This symposium addresses the history of research within the social work profession. While a significant body of literature examines the origins and evolution of social work, little of this scholarship specifically focuses on the place of research within this larger professional history. Moreover, existing discussions generally couch the history of social work research within the context of a Progressive Era social engineering agenda or as related to social work's professional ambitions (Herman, 2009; Kunzel, 1993; Lubove, 1969). While these interpretations are not necessarily incorrect, they fail to investigate the broader confluence of factors that underscore the particular course of profession's research enterprise. Collectively, the papers in the symposium expand existing histories and, in doing so, address the following research questions:
1. How do multiple contextual influences, such as political, economic, and generational context, shifting beliefs about science and history, the individual biographies of prominent researchers, and professional alliances and aspirations, underscore the historical progression of questions, methods, and findings in social work research?
2. In turn, what does a historical perspective on research tell us about the unique challenges and possibilities of social work research and the evolving role of research within the profession?
Papers in this symposium rely on a traditional historical methods as well as the use of qualitative social scientific approaches. The incorporation of systematic qualitative analysis into historical research advances and reflects recent methodological developments in historically oriented social scientific research and in historical research more generally. The papers utilize a rich variety of primary data sources including archival materials, published papers and studies, and oral histories. The final paper in the symposium specifically addresses methodological issues in historical research, including study design, data selection and collection, questions related to validity and reliability, and data analysis.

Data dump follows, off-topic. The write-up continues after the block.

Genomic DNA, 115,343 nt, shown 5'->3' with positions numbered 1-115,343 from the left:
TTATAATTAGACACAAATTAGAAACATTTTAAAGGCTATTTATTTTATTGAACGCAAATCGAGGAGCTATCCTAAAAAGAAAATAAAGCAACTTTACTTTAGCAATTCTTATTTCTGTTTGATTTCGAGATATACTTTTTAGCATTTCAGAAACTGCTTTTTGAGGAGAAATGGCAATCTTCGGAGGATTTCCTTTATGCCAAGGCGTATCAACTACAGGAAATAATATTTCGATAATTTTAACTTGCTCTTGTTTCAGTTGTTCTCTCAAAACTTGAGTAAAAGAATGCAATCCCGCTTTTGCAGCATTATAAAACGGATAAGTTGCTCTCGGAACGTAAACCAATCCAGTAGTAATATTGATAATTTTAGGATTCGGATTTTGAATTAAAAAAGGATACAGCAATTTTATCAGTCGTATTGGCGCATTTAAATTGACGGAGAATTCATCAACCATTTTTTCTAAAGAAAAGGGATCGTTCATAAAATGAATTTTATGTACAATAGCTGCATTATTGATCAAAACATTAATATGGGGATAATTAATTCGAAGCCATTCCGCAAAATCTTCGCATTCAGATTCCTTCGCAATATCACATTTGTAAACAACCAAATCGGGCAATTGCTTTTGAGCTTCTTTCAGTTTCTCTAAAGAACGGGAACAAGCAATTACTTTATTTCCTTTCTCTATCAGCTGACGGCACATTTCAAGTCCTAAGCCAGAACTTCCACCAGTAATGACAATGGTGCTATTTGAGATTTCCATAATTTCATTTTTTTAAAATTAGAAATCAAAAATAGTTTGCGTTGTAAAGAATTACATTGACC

The first paper in the symposium moves beyond traditional interpretations of Progressive Era research attention to community life and suggests that the intergenerational legacy of the civil war and its horrors underscored researchers' fascination with the notions of cooperation and community. Tracing the progression of social work from the Progressive Era onwards, the second paper finds correlations between researchers' view of history, understandings of evidence and the use of particular research methodologies. The third paper addresses the current state of historical inquiry in social work and provides a methodological framework for historically oriented social work research.
Conclusion and Implications
Papers in this symposium are not only relevant to historians of the profession but also have significant implications for researchers and educators. In revealing a host of factors beyond methodological advances that underscore the historical trajectory of social work research, the symposium fosters an appreciation of historical perspectives and encourages critical reflection among contemporary researchers about the historical forces influencing their questions, methods, and findings.